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Average working hours in Europe: Which countries work the longest and shortest weeks?

The Balkan countries work the longest weeks while the Nordic countries have some of the shortest workweeks
The Balkan countries work the longest weeks while the Nordic countries have some of the shortest workweeks Copyright Canva
Copyright Canva
By Servet Yanatma
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The average hours worked per week in Europe vary widely. Countries with higher part-time workers, in particular, reported shorter average workweeks.

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How many hours do you work per week? New data from Eurostat, the EU’s official statistics office, shows that the average working hours across Europe vary widely from country to country. 

Patterns of work have been changing in recent years. Rates of working from home increased in the EU during the COVID-19 pandemic. Some companies now provide more flexible options to work remotely

Four-day weeks with the same workload have also been on trial in several countries. In 2022, employed people in the EU aged 20-64 years worked 36.2 hours on average per week. This was 24 minutes less than the pre-pandemic figures of 2019.

So, which countries have the longest and shortest working hours?

In 2022, the average number of actual weekly working hours in a main job in the EU ranged from 32.4 hours in the Netherlands to 39.7 hours in Greece and Romania. This included both full-time and part-time workers aged 20-64 years.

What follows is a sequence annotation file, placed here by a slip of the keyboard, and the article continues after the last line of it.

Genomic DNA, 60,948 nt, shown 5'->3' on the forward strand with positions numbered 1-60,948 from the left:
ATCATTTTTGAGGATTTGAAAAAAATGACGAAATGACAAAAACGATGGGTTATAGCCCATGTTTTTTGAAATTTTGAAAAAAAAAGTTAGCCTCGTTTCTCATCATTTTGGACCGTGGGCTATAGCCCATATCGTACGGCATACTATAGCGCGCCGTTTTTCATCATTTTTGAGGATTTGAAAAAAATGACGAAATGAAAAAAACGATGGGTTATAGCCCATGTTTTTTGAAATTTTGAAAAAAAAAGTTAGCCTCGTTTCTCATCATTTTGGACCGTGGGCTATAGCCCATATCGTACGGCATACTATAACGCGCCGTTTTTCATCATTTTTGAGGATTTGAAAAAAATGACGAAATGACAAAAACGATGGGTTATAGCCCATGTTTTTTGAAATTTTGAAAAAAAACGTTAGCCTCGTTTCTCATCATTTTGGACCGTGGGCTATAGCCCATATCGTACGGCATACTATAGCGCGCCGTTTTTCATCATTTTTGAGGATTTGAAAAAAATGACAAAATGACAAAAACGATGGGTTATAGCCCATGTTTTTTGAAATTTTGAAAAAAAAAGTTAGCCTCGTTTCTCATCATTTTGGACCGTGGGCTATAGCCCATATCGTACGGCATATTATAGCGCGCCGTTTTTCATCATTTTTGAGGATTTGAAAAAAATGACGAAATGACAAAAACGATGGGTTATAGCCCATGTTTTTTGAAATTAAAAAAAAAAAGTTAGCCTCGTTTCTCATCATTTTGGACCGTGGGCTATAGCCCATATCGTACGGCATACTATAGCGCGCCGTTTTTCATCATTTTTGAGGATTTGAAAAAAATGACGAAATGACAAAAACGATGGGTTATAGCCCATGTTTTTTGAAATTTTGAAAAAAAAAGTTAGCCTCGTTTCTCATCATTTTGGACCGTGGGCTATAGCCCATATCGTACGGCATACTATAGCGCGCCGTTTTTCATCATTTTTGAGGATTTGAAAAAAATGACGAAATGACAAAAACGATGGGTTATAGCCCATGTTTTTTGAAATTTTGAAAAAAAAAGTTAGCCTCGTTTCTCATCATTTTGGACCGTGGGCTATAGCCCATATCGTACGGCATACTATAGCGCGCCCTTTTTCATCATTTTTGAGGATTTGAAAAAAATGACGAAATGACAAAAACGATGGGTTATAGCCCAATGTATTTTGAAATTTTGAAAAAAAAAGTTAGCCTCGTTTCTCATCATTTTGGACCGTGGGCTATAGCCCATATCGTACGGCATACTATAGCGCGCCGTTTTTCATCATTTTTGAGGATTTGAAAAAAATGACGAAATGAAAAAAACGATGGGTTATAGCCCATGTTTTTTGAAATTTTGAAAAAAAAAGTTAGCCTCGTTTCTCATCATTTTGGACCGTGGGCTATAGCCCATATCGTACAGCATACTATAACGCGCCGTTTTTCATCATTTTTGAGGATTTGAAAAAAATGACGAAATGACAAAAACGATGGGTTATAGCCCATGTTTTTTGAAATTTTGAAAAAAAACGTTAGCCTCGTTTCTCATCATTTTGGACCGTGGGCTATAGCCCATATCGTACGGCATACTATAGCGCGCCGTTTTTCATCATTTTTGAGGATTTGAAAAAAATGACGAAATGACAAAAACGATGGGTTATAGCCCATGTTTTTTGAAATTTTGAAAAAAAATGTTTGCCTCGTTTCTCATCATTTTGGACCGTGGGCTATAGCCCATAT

People in Balkan countries work the longest weeks

When the European countries for which this information is available were compared, Turkey had the longest working weeks at 42.9 hours in 2020, which is the latest data.

Turkey was followed by Montenegro (42.8 hours, 2020 data) and Serbia (42.3 hours). These are the countries having average working weeks of longer than 40 hours.

Greece and Romania were followed by Poland (39.5 hours), Bulgaria (39.2 hours) and North Macedonia (39 hours).

This all suggests that people in Balkan countries have the longest average working hours per week.

The shortest weeks: Netherlands, Austria, and Norway

In the list of countries with the shortest average working weeks in 2022, the Netherlands (32.4 hours) was followed by Austria (33.7 hours), Norway (34.1 hours) and Denmark and Germany (both 34.6 hours).

How many hours do people work in the UK, France, and Spain?

The UK (36.4 hours in 2019) had the same amount of average working hours as the EU. France and Italy (both 36.2 hours) had slightly lower figures than the EU. People in Spain worked 36.5 hours per week, which was only 6 minutes more than the EU average.

The five Nordic countries all had shorter average working weeks than the EU average.

Average working week: Full-time versus part-time

Differences in average working weeks among EU countries vary according to the employment type, namely full-time or part-time.

For full-time employment, average working hours per week ranged from 37.4 hours in Finland to 41.3 hours across all EU countries in 2022.

When the European Free Trade Association (EFTA) and EU candidate countries are included, Turkey (46 hours) had the longest average working week, followed by Serbia (43.5 hours) and Montenegro and Switzerland (both 43.4 hours).